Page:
Alabama, Sumter County Circuit Court Files (FamilySearch Historical Records)Edit This Page
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|This article describes a collection of historical records available at FamilySearch.org.|
Access the records: Alabama, Sumter County Circuit Court Files, 1840-1950 .
This Collection will include records from 1840 to 1950.
The collection consists of circuit court civil case files from the courthouse in Livingston, Alabama. The files include some records from the Chancery Court. The court cases include divorces and disputed estates. This collection is being published as images become available.
For a list of records and alphabetical list currently published in this collection, select the Browse link from the collection landing page.
Sumter County, Alabama, was created on Dec. 18, 1832 from the former Choctaw Indian territory. Court Records have been kept since 1840. The Circuit court has jurisdiction in cases of more than $5,000.00 but less than $15,000.00.
The records were created as a permanent copy of the court's proceedings.
Citation for This Collection
The following citation refers to the original source of the information published in FamilySearch.org Historical Records collections. Sources include the author, custodian, publisher, and archive for the original records.
- "Alabama, Sumter County Circuit Court Files, 1840-1950" Images. FamilySearch. http://FamilySearch.org : accessed 2013. Citing Circuit Court, Livingston.
The records generally contain the following information:
- Names of interested parties
- Date of court proceeding or transaction
- Details of the case
- Amount of monies exchanged or paid
- Names of witnesses
How to Use the Record
To browse this collection you will need to follow this series of links:
⇒ Select the "Browse" link in the initial search page
⇒ Select the “County” category
⇒ Select the “Record Type, Date Range and Volume” category which takes you to the images.
Look at the images one by one comparing the information with what you already know about your ancestors to determine which one is your ancestor. You may need to compare the information about more than one person to make this determination.
- Use the date and locality to search for census and church records.
- Compile the entries for every person who has the same surname as the deceased; this is especially helpful in rural areas or if the surname is unusual.
- Continue to search the records to identify children, siblings, parents, and other relatives who may have been in the same county or nearby. This can help you identify other generations of your family or even the second marriage of a parent. Repeat this process for each new generation you identify.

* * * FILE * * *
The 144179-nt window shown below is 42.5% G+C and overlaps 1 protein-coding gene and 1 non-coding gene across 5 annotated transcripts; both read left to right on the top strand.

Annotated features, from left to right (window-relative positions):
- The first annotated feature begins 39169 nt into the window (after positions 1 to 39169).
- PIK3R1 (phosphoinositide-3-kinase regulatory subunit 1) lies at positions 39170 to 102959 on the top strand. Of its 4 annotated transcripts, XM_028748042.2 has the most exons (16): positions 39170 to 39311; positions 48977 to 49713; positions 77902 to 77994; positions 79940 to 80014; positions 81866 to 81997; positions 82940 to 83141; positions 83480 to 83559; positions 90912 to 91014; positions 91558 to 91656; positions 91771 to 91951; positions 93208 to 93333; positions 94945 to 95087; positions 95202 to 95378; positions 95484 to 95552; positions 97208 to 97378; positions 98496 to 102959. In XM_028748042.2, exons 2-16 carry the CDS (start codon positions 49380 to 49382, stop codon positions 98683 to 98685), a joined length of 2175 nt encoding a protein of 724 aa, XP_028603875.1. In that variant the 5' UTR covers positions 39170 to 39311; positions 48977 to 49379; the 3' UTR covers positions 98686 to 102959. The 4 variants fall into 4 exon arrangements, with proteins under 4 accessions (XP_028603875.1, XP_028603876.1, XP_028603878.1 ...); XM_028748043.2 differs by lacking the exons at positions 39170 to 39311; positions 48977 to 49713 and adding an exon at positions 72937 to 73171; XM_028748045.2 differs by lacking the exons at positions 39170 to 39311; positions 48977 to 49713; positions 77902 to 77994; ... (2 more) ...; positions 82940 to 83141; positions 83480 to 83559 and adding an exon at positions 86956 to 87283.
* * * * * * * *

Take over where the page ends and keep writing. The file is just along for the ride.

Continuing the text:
- When looking for a person who had a common name, look at all the entries for the name before deciding which is correct.
Keep in mind:
- Earlier records may not contain as much information as the records created after 1900.
- There is also some variation in the information given from one record to another record.
- Witnesses in court cases may be close relatives.
If you are unable to find the ancestors you are looking for, try the following:
- Check for variant spellings of the surnames.
- Check for an index. There are often indexes at the beginning of each volume. Local historical and genealogical groups also compile indexes to local records.
- Search the indexes and records of nearby counties.
Related Wiki Articles
Contributions to This Article
|We welcome user additions to FamilySearch Historical Records wiki articles. Guidelines are available to help you make changes. Thank you for any contributions you may provide. If you would like to get more involved join the WikiProject FamilySearch Records.|
Citing FamilySearch Historical Collections
Citations for individual image records are available for this collection. Browse through images in this collection and click on the "Show Citation" box: Alabama, Sumter County Circuit Court Files, 1840-1950
When you copy information from a record, you should list where you found the information. This will help you or others to find the record again. It is also good to keep track of records where you did not find information, including the names of the people you looked for in the records.
A suggested format for keeping track of records that you have searched is found in the wiki article Help:How to Cite FamilySearch Collections.
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